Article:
Second, RMS and the FSF are tools tbat only just recently stopped trying to actively make GCC near impossible to reuse. Clang was designed to be very easily used for third-party tools, like static analyzers or IDE integration, which RMS did not want to make possible with GCC out of an insane fear that proprietary developers would abuse any kind of parser API in a non-Free project. It took years of developers and users complaining and the looming threat of LLVM+Clang to get him to change his tune.
Third, LLVM has for a long time now had capable interprocedural analysis and optimization, while GCC has only just started to get support for such things via a rather hacky and kludgy approach. IPO allows for greater optimization of a program or library, and has been supported in various commercial compilers for some time.
Finally, LLVM has that "VM" part to it, while GCC is just a compiler. This opens up a lot of possibilities for Clang, including interpreting C/C++ code, which opens up a lot of possibilities for future compiler experimentation (say, a REAL meta-programming facility in C++, instead of the shitacular abuse of templates that people pass off as meta-programming today).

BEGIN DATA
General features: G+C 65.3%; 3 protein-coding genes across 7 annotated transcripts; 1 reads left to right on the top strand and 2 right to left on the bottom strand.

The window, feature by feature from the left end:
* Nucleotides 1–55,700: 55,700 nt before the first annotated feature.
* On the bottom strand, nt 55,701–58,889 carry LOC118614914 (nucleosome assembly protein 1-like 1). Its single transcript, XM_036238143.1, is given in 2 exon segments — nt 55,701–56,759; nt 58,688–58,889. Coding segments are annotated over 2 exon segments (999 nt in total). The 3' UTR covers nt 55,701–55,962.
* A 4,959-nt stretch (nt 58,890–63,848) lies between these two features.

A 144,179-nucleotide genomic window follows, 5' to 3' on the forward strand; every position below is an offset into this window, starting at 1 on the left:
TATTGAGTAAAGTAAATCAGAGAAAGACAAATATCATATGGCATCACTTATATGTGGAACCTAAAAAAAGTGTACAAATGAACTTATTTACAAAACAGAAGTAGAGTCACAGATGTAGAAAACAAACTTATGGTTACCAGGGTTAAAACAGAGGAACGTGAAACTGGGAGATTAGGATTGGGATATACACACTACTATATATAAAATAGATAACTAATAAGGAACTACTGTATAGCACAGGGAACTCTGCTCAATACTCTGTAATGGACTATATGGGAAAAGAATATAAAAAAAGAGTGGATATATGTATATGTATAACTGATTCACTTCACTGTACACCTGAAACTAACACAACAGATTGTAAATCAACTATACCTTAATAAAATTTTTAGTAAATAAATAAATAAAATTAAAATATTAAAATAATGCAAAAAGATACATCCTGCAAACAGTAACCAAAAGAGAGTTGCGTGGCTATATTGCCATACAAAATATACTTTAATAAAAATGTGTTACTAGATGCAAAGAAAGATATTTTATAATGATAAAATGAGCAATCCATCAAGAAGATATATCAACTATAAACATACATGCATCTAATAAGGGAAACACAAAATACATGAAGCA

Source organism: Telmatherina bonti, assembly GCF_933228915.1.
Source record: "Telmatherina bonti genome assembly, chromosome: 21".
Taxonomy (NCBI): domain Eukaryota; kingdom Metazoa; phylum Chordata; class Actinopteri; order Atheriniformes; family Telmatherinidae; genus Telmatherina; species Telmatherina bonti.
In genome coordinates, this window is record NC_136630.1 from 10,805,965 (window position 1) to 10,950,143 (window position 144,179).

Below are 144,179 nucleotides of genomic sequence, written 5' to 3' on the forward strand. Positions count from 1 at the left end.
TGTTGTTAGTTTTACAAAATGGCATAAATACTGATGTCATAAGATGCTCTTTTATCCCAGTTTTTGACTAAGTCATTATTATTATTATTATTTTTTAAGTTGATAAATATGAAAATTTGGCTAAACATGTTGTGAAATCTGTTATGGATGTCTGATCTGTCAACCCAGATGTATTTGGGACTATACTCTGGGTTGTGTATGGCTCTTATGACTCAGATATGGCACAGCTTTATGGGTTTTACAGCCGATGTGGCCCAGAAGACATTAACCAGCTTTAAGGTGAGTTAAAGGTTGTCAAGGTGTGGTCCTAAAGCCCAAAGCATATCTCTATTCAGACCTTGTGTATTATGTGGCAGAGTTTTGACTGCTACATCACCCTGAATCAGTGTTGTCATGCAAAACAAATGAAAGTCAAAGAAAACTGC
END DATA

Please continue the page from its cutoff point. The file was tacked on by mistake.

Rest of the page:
GCC already died once (when it was replaced with the fork EGCS), and there's no reason to fear letting it die again. ALL projects die eventually. Linux itself will die someday. Maybe not anytime soon, but it'll happen. Heck, Windows already died twice, too. Clang could replace GCC, and it can only be an improvement (because if it isn't, it won't ever replace GCC in the first place).